Federal Reserve Bank of Dallas President Richard Fisher said that both the ultimate benefits and costs of the central bank’s asset purchases are unclear.
“Companies are starting to use the copious cheap money they have access to for investing in capital projects and employing increasing amounts of workers,” Fisher said in the text of prepared remarks given today in El Paso, Texas. “But it is not yet clear that we will achieve a justifiable bang for the trillions of bucks the Fed has flooded the economy with.”
Several Fed officials said the central bank should begin slowing the pace of its asset purchasing program later this year and halt it entirely by year’s end, according to minutes of the March 19-20 Federal Open Market Committee meeting released today. The Fed at that gathering affirmed its plan to keep buying $85 billion per month in mortgage bonds and Treasuries.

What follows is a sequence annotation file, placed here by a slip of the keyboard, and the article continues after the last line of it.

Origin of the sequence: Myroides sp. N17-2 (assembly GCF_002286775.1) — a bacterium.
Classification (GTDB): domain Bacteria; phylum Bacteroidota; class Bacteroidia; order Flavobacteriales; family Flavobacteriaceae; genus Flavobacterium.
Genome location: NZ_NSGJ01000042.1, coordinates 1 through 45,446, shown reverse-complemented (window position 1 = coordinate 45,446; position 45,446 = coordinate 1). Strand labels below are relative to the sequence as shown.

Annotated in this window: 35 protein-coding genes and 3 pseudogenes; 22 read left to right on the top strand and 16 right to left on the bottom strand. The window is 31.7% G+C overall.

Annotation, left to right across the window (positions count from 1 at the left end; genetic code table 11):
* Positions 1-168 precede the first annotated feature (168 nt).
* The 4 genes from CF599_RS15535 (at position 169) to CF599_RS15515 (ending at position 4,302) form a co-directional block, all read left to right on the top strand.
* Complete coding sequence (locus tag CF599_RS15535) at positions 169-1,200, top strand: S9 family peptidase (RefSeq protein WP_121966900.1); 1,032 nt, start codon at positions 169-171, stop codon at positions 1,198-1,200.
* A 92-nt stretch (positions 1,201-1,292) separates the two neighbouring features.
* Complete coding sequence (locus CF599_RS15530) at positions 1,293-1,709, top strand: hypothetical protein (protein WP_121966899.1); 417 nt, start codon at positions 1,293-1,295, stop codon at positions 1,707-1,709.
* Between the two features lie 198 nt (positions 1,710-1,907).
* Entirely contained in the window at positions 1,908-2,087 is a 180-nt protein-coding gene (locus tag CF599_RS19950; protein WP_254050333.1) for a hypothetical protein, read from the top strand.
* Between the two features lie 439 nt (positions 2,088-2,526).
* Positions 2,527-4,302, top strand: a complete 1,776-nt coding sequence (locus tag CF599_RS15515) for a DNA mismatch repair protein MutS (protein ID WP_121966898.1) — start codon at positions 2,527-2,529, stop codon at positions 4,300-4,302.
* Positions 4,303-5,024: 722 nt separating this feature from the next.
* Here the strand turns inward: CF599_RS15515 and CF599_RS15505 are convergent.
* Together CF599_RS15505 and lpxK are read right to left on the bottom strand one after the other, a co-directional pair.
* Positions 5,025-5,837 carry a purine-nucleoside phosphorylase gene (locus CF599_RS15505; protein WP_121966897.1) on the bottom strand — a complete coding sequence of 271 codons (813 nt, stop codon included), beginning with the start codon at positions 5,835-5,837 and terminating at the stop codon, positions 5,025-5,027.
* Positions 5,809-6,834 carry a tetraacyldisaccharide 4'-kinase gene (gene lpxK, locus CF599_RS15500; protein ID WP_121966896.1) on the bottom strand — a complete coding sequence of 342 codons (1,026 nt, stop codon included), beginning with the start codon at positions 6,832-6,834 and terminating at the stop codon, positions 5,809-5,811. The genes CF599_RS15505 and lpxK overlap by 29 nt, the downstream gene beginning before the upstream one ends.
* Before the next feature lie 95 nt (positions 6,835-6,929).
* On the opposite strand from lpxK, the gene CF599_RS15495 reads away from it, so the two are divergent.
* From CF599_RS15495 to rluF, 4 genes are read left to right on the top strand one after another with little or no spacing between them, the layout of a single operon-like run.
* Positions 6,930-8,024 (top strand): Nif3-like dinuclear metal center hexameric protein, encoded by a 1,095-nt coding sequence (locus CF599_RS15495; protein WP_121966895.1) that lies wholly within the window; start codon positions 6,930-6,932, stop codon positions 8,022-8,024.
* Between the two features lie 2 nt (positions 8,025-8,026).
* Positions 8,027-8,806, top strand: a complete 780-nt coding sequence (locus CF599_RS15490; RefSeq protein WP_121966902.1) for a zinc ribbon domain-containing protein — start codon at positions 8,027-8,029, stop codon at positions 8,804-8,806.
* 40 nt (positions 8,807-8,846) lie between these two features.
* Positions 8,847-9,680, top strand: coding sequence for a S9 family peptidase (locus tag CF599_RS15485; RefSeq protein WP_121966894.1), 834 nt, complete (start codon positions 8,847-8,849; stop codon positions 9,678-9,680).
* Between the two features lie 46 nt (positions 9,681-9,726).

“The Federal Reserve has provided plenty of, if not too much, high-octane fuel in the form of cheap and abundant money to propel the economy forward,” Fisher said at the University of Texas at El Paso.
Since U.S. central bankers met last month, a Labor Department report has shown that job growth sputtered to 88,000 in March from 268,000 in February. The Fed has said it will keep the quantitative easing program in place until the labor market substantially improves.
Fisher, who doesn’t vote on the FOMC this year, has been among the most vocal critics of additional monetary easing within the Fed.
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